A stray piece of gravel or a minor fender bender can chip a car’s paint, exposing the bare metal beneath. Any iron in the body panels will start to rust as soon as air and water reach it.
Because of that, rust spots are common on used cars, particularly if they’ve been driven in a northern U.S. state where chemicals and salt are used to de-ice winter roads.
Now, these spots shouldn’t necessarily be deal-breakers, since they’re relatively inexpensive to repair. The rust can simply be sanded off, painted, and given a clear-coat finish to seal out the elements.
But if the rusting process has gone on too long, it reaches the stage at which it begins to flake. This is called scale rust, and if it continues, this penetrating rust will eat right through the metal, creating holes and leaving body panels to fall to pieces. At that point, problems go from cosmetic to dangerous, because cars rely on these body panels for their structural integrity.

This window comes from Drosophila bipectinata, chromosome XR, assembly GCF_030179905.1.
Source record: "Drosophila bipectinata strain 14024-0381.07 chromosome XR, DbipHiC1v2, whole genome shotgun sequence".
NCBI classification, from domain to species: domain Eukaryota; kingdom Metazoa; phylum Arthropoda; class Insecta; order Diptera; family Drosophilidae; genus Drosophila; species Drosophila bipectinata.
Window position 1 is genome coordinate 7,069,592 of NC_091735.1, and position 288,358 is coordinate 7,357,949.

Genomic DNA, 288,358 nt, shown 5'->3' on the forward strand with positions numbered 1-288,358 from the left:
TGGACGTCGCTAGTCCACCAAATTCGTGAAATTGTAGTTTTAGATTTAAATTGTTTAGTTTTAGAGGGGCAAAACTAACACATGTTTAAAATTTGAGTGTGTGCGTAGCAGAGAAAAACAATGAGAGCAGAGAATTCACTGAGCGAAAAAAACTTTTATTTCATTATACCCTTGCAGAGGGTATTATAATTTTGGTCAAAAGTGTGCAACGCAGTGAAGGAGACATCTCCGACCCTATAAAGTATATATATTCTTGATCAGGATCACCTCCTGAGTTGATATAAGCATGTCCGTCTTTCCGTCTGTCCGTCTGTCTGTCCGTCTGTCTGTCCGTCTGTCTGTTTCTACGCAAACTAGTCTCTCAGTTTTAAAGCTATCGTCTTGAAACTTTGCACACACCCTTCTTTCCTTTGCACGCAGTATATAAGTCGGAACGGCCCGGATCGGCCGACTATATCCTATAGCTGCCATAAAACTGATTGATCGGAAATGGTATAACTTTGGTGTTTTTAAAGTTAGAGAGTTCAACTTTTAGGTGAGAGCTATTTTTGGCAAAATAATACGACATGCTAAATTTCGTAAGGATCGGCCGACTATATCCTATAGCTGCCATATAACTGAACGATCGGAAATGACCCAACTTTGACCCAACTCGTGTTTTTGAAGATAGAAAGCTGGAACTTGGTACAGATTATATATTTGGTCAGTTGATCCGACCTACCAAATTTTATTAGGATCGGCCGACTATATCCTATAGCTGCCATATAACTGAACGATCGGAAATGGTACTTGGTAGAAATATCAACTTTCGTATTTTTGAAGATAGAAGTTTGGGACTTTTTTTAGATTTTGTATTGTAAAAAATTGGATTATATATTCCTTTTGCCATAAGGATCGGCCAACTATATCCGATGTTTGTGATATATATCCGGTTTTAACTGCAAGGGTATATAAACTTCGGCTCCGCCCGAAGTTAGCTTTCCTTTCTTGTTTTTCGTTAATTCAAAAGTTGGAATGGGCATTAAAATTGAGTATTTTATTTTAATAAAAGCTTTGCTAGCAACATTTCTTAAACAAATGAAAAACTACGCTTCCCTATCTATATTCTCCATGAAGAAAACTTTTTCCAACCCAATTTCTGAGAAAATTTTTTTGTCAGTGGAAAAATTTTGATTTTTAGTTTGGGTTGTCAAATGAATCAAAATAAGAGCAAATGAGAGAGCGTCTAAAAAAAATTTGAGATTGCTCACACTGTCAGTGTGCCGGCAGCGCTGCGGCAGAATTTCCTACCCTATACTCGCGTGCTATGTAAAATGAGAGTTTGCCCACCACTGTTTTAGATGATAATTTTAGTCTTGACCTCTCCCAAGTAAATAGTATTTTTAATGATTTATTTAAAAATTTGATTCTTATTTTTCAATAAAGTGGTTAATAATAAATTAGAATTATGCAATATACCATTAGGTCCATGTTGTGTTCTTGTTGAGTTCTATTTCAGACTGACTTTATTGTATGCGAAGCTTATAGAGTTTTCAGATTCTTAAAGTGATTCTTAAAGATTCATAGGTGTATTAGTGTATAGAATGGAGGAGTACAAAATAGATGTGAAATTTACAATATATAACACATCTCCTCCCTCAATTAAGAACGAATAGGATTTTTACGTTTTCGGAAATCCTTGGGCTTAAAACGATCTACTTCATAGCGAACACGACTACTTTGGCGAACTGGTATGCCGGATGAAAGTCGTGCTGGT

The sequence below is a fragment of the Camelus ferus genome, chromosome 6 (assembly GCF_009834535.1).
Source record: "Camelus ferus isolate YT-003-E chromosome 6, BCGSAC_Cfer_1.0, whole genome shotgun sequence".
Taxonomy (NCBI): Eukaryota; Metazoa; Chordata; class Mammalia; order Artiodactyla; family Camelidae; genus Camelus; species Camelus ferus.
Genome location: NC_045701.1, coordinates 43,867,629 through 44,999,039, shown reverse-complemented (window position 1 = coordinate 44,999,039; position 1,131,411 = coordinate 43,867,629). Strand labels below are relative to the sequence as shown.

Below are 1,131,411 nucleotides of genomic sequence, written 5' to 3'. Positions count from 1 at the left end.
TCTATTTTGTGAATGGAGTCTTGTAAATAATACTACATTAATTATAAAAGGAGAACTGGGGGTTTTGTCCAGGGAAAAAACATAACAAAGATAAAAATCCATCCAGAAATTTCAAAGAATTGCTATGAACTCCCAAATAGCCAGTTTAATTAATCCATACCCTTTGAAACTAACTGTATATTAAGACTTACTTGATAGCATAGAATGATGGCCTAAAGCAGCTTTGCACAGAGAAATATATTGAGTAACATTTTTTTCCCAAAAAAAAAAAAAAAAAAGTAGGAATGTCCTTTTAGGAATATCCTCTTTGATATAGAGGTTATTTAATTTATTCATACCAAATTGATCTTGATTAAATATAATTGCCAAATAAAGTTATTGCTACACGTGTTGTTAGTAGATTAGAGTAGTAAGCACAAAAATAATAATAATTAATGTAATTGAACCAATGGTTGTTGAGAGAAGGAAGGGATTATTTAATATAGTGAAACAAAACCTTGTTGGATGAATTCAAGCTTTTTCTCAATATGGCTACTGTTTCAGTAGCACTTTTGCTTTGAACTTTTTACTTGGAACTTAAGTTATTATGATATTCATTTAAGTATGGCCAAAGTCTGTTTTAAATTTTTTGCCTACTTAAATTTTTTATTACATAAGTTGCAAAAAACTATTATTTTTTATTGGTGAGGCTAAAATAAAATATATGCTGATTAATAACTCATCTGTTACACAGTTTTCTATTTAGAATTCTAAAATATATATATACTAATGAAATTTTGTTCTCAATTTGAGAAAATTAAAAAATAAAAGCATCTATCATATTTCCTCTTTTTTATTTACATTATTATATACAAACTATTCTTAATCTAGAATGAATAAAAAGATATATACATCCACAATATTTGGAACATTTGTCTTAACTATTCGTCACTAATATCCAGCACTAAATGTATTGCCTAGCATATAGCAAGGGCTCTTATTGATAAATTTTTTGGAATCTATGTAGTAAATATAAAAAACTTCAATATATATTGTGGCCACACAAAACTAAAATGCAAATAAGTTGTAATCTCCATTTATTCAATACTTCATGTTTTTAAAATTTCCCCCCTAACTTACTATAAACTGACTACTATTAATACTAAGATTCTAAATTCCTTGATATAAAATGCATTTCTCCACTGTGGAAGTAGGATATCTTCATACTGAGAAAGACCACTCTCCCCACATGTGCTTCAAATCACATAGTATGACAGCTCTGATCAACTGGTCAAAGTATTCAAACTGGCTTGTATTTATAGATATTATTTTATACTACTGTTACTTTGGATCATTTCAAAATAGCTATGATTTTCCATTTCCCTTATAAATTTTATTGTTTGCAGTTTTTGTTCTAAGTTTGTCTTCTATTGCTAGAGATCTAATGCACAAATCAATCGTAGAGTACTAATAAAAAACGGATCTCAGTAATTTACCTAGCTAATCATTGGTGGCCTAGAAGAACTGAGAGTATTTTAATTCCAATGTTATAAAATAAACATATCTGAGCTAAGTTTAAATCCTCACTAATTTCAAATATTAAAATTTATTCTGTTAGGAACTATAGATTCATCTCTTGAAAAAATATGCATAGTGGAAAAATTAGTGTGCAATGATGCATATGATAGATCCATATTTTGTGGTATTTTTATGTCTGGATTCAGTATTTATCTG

Surface rust isn’t limited to the parts of a vehicle you can see. Exposed areas underneath a car are potential sites for rust.
The most serious problems occur when rust gets beneath the car’s surface and within its underlying components – those parts doing the heavy lifting lie under the car’s skin. Unfortunately, this area is a prime location for rust. Rust only needs a tiny crack in a car’s frame to begin its work.
If there’s been damage to a car’s body structure, make sure it’s repaired correctly. If not, you could find yourself in a vulnerable situation during an accident. Most customers should avoid used vehicles that show strong signs of structural rust, but discovering those signs can be tricky.